He is associate editor-in-chief for Elsevier Computer Communications as well as an editor for journals such as IEEE Trans. on Mobile Computing, Elsevier Ad Hoc Networks, and Elsevier Nano Communication Networks. He has been guest editor of special issues in IEEE Journal on Selected Areas in Communications (JSAC), IEEE Communications Magazine, Elsevier Ad Hoc Networks, and many others. Dr. Dressler has been chairing conferences such as IEEE INFOCOM, ACM MobiSys, ACM MobiHoc, IEEE VNC, IEEE GLOBECOM, and many others. He authored the textbooks Self-Organization in Sensor and Actor Networks published by Wiley & Sons and Vehicular Networking published by Cambridge University Press. Dr. Dressler has been an IEEE Distinguished Lecturer as well as an ACM Distinguished Speaker.


      Dr. Dressler is an IEEE Fellow as well as a a Senior Member of the ACM, and member of GI. He also serves in the IEEE COMSOC Conference Council. His research objectives include adaptive wireless networking, self-organization techniques, and embedded system design with applications in ad hoc and sensor networks, vehicular networks, industrial wireless networks, and nano-networking.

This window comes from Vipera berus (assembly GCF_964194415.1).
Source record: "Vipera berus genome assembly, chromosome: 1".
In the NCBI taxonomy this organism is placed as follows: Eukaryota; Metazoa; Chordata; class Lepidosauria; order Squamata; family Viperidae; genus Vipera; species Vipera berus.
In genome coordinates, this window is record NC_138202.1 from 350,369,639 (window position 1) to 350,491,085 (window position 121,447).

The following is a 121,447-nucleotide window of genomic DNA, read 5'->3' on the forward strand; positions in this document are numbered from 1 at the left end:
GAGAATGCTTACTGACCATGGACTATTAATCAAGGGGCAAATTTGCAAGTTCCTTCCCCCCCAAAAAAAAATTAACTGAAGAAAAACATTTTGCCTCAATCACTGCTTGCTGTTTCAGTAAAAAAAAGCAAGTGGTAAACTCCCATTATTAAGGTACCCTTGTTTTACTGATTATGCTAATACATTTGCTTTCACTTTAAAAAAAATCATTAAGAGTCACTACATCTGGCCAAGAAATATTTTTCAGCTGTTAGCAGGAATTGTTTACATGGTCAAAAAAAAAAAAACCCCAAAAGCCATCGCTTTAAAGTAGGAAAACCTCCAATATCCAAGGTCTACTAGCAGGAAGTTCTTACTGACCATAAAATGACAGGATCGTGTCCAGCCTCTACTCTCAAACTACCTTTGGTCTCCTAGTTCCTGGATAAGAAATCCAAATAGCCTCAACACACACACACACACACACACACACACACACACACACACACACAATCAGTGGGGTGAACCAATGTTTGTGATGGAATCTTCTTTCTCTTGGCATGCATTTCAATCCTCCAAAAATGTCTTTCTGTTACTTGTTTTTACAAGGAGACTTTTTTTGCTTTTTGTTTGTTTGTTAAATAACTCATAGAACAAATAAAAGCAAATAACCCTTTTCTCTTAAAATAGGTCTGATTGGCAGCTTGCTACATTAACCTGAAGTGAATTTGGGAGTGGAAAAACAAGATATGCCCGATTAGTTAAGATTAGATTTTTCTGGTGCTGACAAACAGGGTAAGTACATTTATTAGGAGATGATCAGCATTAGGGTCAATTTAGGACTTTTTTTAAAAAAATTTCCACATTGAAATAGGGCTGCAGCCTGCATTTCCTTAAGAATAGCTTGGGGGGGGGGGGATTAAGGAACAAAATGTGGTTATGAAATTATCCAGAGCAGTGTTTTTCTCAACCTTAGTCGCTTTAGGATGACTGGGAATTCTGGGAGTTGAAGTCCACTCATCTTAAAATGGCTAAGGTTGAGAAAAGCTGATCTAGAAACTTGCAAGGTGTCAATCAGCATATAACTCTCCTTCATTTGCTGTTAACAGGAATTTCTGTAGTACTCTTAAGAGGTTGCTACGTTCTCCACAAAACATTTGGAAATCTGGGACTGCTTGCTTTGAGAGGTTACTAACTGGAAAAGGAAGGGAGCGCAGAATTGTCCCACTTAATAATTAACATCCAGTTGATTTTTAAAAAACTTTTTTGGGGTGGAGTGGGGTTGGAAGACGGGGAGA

Tutorial Program

  • Friday, August 25, 2017, Tesla Room (Engineering IV)

  • 2:00pm - 2:15pm Welcome and Intro

  • 2:15pm - 3:30pm Lecture, Part I

  • 3:30pm - 4:00pm Coffee Break (Foyer)

  • 4:00pm - 5:30pm Lecture, Part II

Topics Covered

A tentative schedule of what we plan to cover in the tutorial is listed below. We will select a subset of topics for presentation closer to the tutorial date. The tutorial is planned as a lecture-style presentation.

  • Tactile Internet: Vision and Fundamental Concepts
  • Recapping the Past: Vehicular Networking Applications
  • Requirements of applications ranging from safety to infotainment
  • Protocol design options for connected cars
  • Platooning as a strategic application example
  • Simulation tools: Overview of (integrated) network and traffic simulators